Preventing Violence in the Workplace

Julie Shenkman
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A number of factors can lead to workplace violence, including downsizing, professional stress and a lack of job security. The responsibility for preventing violence usually falls to the human resources department. With the right preemptive actions, it is possible to create a safe environment that protects all employees.


The first step in preventing workplace violence is to create a clear-cut policy that defines unacceptable acts and explains the consequences of breaking the rules. The U.S. Occupational Safety & Health Administration encourages companies to take a zero-tolerance stance when it comes to verbal threats, nonverbal threats and physical altercations. The written policy must be distributed to each person in the company. OSHA also suggests that the content be integrated into the existing health and safety program.


To feel safe at the office, employees need a way to report workplace violence. An effective reporting system also allows the human resources department to spot warning signs in advance so they can intervene early to prevent more serious acts. The specific system can vary by company, but it should include a way to report threats, worrisome behavior or outright violence in a fast and safe manner. HR professionals might also request that employees suggest ways to improve office safety; in many cases, employees with a realistic picture of ground-level operations can provide valuable insights. Most importantly, ensure that workers do not face backlash or danger as a result of a report.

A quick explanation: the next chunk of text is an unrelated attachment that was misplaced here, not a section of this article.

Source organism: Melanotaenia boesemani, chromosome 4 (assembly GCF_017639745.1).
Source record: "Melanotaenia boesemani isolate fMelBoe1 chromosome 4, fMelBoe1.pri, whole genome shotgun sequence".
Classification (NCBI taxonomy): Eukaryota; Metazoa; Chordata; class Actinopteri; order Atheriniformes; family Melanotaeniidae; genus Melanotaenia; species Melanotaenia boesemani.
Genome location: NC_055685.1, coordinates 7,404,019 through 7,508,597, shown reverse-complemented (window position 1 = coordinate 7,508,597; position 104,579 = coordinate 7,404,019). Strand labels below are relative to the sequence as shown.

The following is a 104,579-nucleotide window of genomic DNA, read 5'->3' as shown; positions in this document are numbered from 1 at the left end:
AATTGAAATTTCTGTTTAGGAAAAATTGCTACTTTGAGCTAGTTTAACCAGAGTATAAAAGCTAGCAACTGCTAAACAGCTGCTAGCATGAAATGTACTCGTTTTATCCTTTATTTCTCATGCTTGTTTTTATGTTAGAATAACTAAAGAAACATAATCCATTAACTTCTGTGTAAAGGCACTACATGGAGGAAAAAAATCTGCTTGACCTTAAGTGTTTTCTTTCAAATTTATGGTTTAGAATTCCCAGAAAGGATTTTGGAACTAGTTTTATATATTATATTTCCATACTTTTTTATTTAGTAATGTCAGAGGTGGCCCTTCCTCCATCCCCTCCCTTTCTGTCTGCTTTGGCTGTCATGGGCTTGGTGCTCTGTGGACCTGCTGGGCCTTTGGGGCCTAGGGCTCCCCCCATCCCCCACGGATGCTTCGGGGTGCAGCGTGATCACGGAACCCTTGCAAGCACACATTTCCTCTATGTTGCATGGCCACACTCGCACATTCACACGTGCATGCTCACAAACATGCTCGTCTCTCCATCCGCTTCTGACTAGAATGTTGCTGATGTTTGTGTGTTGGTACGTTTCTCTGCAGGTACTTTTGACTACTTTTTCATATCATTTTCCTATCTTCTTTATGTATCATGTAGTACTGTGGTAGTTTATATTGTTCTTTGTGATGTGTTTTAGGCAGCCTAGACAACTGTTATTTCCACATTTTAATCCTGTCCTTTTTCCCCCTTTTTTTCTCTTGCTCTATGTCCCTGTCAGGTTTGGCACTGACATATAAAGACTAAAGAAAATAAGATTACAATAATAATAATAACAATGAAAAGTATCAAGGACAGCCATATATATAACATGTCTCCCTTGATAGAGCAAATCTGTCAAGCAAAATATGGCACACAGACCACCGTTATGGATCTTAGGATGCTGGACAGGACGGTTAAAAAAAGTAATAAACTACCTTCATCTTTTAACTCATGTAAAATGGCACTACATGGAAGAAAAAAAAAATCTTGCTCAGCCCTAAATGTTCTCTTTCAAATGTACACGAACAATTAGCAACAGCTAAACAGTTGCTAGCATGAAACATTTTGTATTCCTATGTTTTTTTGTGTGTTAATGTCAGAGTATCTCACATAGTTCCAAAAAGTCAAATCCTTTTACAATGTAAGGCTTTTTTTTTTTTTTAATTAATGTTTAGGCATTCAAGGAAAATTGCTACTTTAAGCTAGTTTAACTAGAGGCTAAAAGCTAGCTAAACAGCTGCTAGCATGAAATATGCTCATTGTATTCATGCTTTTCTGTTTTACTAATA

Training is a crucial step in preventing workplace violence. Employees must understand how to report a problem and what to do in case of a serious incident. Should workers try to subdue a violent colleague, for example, or attempt to leave the room? Who should they call for help? Training should also address exterior threats. Companies may need to work with a safety specialist to determine strategies for escaping violent customers, staying safe during a shooting incident or locating the safest place in the building. Although these possibilities are uncomfortable to address, advance preparation can save lives.


The most effective programs to prevent workplace violence involve people throughout the company. The HR department should not assume all responsibility; instead, it can work with teams to implement each strategy. The company might hold a yearly training session for managers, for example, or create a safety team within each department. HR professionals should be a resource for information, training, counseling and advice. Distributing the responsibility can help the principles become an intrinsic part of the company culture rather than a vague policy.

In many cases, incidents of workplace violence are preventable. By creating effective policies and finding ways to involve people at all levels, HR professionals can create a safer and more productive environment.

Image courtesy of Stuart Miles at



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